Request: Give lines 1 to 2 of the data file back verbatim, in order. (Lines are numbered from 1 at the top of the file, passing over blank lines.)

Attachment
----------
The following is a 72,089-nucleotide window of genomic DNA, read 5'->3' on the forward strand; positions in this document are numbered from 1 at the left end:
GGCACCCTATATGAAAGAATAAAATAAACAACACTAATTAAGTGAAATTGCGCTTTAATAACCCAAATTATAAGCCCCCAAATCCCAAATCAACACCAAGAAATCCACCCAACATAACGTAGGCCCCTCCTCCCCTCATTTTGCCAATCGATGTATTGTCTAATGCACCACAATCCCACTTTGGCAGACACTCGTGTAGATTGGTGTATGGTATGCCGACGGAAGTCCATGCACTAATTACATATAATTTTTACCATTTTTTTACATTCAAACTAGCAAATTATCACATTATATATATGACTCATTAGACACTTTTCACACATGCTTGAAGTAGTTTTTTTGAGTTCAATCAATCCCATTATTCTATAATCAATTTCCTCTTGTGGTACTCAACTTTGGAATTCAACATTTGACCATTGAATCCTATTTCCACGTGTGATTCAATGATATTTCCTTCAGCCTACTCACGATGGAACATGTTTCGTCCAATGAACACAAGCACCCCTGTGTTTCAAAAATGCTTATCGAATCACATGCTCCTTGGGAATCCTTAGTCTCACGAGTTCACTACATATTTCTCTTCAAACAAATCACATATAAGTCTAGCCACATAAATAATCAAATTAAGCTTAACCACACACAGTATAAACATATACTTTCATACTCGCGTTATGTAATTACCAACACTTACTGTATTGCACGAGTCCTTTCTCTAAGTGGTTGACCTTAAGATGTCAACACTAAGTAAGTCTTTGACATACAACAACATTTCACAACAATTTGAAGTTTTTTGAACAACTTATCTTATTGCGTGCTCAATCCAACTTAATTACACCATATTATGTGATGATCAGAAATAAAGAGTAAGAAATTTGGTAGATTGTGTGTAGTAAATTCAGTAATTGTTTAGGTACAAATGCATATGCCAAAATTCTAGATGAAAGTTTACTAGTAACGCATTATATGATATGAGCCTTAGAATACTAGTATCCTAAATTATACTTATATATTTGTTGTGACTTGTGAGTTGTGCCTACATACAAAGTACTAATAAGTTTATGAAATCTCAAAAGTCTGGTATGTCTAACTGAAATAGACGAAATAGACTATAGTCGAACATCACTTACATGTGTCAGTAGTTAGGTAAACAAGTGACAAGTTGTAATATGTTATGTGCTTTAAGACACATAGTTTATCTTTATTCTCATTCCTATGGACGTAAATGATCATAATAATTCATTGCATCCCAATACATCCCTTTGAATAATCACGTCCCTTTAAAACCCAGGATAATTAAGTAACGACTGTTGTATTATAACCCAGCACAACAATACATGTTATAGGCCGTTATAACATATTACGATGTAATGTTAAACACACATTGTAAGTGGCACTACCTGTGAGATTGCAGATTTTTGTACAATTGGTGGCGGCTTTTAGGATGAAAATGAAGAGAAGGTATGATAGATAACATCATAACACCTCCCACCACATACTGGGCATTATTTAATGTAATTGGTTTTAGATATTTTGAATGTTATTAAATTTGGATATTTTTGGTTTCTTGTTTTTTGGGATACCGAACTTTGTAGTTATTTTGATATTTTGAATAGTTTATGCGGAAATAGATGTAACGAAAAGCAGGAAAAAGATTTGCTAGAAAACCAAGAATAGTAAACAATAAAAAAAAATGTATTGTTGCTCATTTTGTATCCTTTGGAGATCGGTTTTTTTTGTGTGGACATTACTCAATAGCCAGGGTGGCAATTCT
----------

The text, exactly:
The following is a 72,089-nucleotide window of genomic DNA, read 5'->3' on the forward strand; positions in this document are numbered from 1 at the left end:
GGCACCCTATATGAAAGAATAAAATAAACAACACTAATTAAGTGAAATTGCGCTTTAATAACCCAAATTATAAGCCCCCAAATCCCAAATCAACACCAAGAAATCCACCCAACATAACGTAGGCCCCTCCTCCCCTCATTTTGCCAATCGATGTATTGTCTAATGCACCACAATCCCACTTTGGCAGACACTCGTGTAGATTGGTGTATGGTATGCCGACGGAAGTCCATGCACTAATTACATATAATTTTTACCATTTTTTTACATTCAAACTAGCAAATTATCACATTATATATATGACTCATTAGACACTTTTCACACATGCTTGAAGTAGTTTTTTTGAGTTCAATCAATCCCATTATTCTATAATCAATTTCCTCTTGTGGTACTCAACTTTGGAATTCAACATTTGACCATTGAATCCTATTTCCACGTGTGATTCAATGATATTTCCTTCAGCCTACTCACGATGGAACATGTTTCGTCCAATGAACACAAGCACCCCTGTGTTTCAAAAATGCTTATCGAATCACATGCTCCTTGGGAATCCTTAGTCTCACGAGTTCACTACATATTTCTCTTCAAACAAATCACATATAAGTCTAGCCACATAAATAATCAAATTAAGCTTAACCACACACAGTATAAACATATACTTTCATACTCGCGTTATGTAATTACCAACACTTACTGTATTGCACGAGTCCTTTCTCTAAGTGGTTGACCTTAAGATGTCAACACTAAGTAAGTCTTTGACATACAACAACATTTCACAACAATTTGAAGTTTTTTGAACAACTTATCTTATTGCGTGCTCAATCCAACTTAATTACACCATATTATGTGATGATCAGAAATAAAGAGTAAGAAATTTGGTAGATTGTGTGTAGTAAATTCAGTAATTGTTTAGGTACAAATGCATATGCCAAAATTCTAGATGAAAGTTTACTAGTAACGCATTATATGATATGAGCCTTAGAATACTAGTATCCTAAATTATACTTATATATTTGTTGTGACTTGTGAGTTGTGCCTACATACAAAGTACTAATAAGTTTATGAAATCTCAAAAGTCTGGTATGTCTAACTGAAATAGACGAAATAGACTATAGTCGAACATCACTTACATGTGTCAGTAGTTAGGTAAACAAGTGACAAGTTGTAATATGTTATGTGCTTTAAGACACATAGTTTATCTTTATTCTCATTCCTATGGACGTAAATGATCATAATAATTCATTGCATCCCAATACATCCCTTTGAATAATCACGTCCCTTTAAAACCCAGGATAATTAAGTAACGACTGTTGTATTATAACCCAGCACAACAATACATGTTATAGGCCGTTATAACATATTACGATGTAATGTTAAACACACATTGTAAGTGGCACTACCTGTGAGATTGCAGATTTTTGTACAATTGGTGGCGGCTTTTAGGATGAAAATGAAGAGAAGGTATGATAGATAACATCATAACACCTCCCACCACATACTGGGCATTATTTAATGTAATTGGTTTTAGATATTTTGAATGTTATTAAATTTGGATATTTTTGGTTTCTTGTTTTTTGGGATACCGAACTTTGTAGTTATTTTGATATTTTGAATAGTTTATGCGGAAATAGATGTAACGAAAAGCAGGAAAAAGATTTGCTAGAAAACCAAGAATAGTAAACAATAAAAAAAAATGTATTGTTGCTCATTTTGTATCCTTTGGAGATCGGTTTTTTTTGTGTGGACATTACTCAATAGCCAGGGTGGCAATTCT